The Lawrence University Wind Ensemble gave their final concert of the school year on the evening of Saturday, May 24 in the Lawrence Memorial Chapel. The concert was titled “A Century of Masterworks,” reflecting that the composition dates of the words span most of the twentieth century. It was an emotional but lively evening of music for the members of Wind Ensemble and for their friends and family in the audience.
In a pure coincidence, the ensemble played two works by Russian composer Reinhold Glière. The winner of the concerto competition—Elizabeth Schmidt—happened to have chosen a work by Glière after conductor Andrew Mast had already put another piece by Glière on the program. One of the highlights of the concert included Dr. Mast’s musing that he should have titled the concert “I Can See Glièrely Now the Rain is Gone,” befitting the newly beautiful spring weather.
The concert opened with Glière’s “Overture Solonelle, op. 72,”a 1937 work also known in English as the “Solemn Overture” or the “Festive Overture.” It commemorates the twentieth anniversary of Russia’s October Revolution. As such, it’s a bright and triumphant work that the ensemble brought brilliantly to life.
Immediately following the overture, concerto competition winner Elizabeth Schmidt played Glière’s horn concerto (op. 91). She played excellently, with great lyricism and a warm tone that fit the slower and more romantic sections of the piece, especially the andante second movement. I was also highly impressed by the playing of the other horns in the ensemble. Their solos were of such a high quality that they were often not immediately distinguishable from Schmidt’s playing.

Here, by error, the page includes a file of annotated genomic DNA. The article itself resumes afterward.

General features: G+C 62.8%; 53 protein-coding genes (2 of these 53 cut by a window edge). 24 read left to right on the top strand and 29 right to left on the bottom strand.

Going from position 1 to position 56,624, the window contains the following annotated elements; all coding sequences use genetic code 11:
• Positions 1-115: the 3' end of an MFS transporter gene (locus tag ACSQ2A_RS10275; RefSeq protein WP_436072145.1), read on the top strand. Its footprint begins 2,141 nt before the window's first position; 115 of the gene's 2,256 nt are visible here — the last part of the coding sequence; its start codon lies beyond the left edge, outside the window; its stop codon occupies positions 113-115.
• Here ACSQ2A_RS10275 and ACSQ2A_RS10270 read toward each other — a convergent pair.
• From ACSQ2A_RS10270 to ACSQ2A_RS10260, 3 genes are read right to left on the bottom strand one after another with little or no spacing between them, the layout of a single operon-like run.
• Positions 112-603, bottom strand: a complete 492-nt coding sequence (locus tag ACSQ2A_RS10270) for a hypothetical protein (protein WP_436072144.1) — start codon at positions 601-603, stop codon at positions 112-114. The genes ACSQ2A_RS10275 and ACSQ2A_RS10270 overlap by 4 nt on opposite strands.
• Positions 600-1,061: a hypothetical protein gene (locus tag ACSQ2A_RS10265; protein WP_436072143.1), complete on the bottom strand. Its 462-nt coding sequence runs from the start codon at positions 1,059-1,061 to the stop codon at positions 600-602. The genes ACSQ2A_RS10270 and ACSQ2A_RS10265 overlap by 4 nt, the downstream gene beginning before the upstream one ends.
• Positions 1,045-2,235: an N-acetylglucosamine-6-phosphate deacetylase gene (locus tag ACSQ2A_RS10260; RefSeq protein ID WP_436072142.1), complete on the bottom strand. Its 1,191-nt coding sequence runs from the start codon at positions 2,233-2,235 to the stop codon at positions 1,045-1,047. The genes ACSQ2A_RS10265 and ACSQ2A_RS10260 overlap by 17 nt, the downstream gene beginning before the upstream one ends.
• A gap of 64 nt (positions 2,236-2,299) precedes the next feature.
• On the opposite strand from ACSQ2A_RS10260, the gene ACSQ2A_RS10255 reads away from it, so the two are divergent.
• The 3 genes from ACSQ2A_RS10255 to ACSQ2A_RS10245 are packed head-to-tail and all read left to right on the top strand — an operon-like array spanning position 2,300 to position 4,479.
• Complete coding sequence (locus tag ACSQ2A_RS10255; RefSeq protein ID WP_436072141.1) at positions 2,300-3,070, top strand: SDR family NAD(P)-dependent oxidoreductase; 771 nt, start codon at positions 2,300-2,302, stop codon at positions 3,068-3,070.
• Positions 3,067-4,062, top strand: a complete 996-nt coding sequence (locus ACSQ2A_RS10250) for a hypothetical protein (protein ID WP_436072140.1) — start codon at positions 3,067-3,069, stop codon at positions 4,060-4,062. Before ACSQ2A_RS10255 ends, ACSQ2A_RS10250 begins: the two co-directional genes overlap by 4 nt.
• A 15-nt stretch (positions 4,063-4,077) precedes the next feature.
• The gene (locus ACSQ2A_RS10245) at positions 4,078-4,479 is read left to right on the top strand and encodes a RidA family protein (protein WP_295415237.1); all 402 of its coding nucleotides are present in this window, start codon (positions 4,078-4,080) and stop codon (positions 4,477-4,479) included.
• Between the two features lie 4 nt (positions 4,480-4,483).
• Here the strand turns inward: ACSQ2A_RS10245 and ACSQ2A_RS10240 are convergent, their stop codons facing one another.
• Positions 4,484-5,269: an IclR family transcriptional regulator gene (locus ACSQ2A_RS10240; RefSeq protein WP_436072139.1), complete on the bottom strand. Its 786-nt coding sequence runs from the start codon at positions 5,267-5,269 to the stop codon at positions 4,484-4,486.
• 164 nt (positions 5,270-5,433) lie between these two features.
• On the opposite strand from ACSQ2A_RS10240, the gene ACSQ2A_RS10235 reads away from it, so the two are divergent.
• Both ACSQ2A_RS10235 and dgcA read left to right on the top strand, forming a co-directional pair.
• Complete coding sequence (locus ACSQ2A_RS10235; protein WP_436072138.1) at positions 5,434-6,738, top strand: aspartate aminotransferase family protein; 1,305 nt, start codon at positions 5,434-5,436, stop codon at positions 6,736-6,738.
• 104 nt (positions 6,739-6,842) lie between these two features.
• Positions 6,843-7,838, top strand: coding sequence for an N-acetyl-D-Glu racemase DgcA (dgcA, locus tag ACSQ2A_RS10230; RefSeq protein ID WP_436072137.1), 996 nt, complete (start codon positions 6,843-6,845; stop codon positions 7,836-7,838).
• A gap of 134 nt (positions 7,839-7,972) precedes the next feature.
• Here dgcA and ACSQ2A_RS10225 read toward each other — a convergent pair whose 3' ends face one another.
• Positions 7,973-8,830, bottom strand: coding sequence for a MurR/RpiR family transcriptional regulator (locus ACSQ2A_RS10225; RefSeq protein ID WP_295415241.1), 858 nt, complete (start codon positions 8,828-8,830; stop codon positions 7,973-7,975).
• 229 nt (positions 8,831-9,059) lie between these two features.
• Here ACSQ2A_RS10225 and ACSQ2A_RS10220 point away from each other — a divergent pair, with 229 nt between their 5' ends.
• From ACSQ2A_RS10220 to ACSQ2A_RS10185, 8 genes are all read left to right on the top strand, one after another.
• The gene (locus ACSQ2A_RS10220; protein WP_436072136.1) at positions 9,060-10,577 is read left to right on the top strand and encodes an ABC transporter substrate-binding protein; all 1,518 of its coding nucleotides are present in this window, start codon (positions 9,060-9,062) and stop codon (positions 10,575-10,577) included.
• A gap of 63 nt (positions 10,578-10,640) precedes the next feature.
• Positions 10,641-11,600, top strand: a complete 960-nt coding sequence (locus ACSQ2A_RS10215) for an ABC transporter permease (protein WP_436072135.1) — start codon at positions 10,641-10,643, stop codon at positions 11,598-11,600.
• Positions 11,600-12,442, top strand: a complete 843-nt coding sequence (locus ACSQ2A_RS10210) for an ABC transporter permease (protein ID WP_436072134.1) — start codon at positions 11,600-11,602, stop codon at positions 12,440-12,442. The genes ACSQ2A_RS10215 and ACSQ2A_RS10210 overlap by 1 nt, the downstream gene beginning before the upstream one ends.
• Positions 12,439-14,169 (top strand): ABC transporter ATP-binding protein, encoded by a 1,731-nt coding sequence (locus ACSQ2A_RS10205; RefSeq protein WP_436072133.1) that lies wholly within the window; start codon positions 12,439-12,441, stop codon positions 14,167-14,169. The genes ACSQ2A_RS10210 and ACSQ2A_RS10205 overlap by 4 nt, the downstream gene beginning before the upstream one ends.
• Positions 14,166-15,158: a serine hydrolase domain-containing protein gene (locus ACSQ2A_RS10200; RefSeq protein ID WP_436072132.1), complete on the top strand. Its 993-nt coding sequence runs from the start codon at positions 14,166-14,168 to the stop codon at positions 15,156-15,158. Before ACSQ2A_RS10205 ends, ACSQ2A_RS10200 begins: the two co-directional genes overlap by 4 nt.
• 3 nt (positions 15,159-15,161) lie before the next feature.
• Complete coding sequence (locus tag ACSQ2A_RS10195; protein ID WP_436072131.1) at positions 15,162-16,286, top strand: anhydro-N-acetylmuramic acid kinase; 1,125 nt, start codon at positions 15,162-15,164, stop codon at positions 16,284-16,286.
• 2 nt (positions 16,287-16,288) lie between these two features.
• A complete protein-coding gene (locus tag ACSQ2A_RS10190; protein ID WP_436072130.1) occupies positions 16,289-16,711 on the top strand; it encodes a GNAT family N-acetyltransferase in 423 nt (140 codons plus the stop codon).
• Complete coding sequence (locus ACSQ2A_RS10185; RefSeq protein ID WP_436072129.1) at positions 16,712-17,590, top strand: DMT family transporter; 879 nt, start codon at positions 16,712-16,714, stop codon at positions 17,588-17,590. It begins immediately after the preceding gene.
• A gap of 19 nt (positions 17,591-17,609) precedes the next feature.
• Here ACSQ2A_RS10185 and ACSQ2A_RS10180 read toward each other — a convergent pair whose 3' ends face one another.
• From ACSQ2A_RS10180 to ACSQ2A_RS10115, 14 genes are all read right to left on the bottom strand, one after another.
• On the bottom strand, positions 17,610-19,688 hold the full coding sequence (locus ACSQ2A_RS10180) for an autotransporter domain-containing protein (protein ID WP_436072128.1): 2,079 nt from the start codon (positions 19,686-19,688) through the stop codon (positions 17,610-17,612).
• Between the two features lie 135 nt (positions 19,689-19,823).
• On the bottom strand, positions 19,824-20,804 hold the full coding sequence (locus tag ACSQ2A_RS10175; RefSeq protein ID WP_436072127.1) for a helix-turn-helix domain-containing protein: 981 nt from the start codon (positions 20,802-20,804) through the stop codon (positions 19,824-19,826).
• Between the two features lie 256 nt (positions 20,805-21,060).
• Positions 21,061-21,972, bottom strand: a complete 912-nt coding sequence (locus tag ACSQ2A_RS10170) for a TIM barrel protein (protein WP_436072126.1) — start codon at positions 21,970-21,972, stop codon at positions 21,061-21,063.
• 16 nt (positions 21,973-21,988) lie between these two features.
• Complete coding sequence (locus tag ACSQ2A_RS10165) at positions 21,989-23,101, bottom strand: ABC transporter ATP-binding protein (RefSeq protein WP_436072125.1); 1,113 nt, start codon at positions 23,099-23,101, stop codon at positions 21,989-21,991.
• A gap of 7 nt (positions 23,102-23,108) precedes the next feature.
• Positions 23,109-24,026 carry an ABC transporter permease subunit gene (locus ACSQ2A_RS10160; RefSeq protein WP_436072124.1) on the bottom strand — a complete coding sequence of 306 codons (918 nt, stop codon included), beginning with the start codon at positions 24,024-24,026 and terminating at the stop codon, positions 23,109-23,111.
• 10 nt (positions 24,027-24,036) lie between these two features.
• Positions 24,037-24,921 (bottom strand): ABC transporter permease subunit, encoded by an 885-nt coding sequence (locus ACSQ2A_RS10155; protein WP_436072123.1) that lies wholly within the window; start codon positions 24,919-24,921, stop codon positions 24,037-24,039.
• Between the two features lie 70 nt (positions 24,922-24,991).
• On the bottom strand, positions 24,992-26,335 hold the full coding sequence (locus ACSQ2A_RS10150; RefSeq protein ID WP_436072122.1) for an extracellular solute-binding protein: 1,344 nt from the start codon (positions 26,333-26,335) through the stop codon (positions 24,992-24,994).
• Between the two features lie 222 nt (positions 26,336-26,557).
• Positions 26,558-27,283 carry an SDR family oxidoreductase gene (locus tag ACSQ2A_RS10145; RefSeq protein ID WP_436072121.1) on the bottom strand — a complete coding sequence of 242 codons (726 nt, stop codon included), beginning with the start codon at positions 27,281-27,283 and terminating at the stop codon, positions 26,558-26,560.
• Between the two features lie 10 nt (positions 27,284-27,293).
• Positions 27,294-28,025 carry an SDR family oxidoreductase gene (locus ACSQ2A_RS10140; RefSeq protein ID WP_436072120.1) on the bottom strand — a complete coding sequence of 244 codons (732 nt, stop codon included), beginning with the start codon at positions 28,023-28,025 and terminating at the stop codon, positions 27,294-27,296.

In the second half of the concert, the ensemble premiered a tradition that will hopefully become an annual event. They played a “side-by-side” concert with high school student musicians from throughout Wisconsin who were nominated by their band directors. They played a well-known but not too challenging work called “Chester Overture for Band,” by William Schuman. The high school students performed admirably well considering their relative lack of experience rehearsal time, holding their own with the members of Wind Ensemble. This event seems like a marvelous way for the Lawrence conservatory to connect with and give back to aspiring young musicians .
The concert concluded with a very entertaining piece by the highly regarded contemporary composer William Bolcom. His “First Symphony for Band” is a refreshingly original and fun work that doesn’t take itself too seriously, unlike the work of some other contemporary composers who work in the tradition of classical music. In this symphony, Bolcom combines serious classical music with aspects of cabaret music—he spends half of his time playing piano as part of a cabaret duo with his wife, who sings.
The first movement is highly discordant and reminiscent of jazz, more serious, while the second movement and the rest of the piece turn more and more sardonic. The last movement alternates between a solemn funeral procession and parade music, in a rather topsy-turvy, Mardi Gras spirit. The meter becomes more and more off-kilter towards the end and the music is abrasive, loud, and discordant throughout, even during the sections of funeral procession music.
This was a highly enjoyable and bittersweet evening of music. Wind Ensemble will surely miss its dedicated and talented seniors, but has many exciting possibilities to look forward to in the future.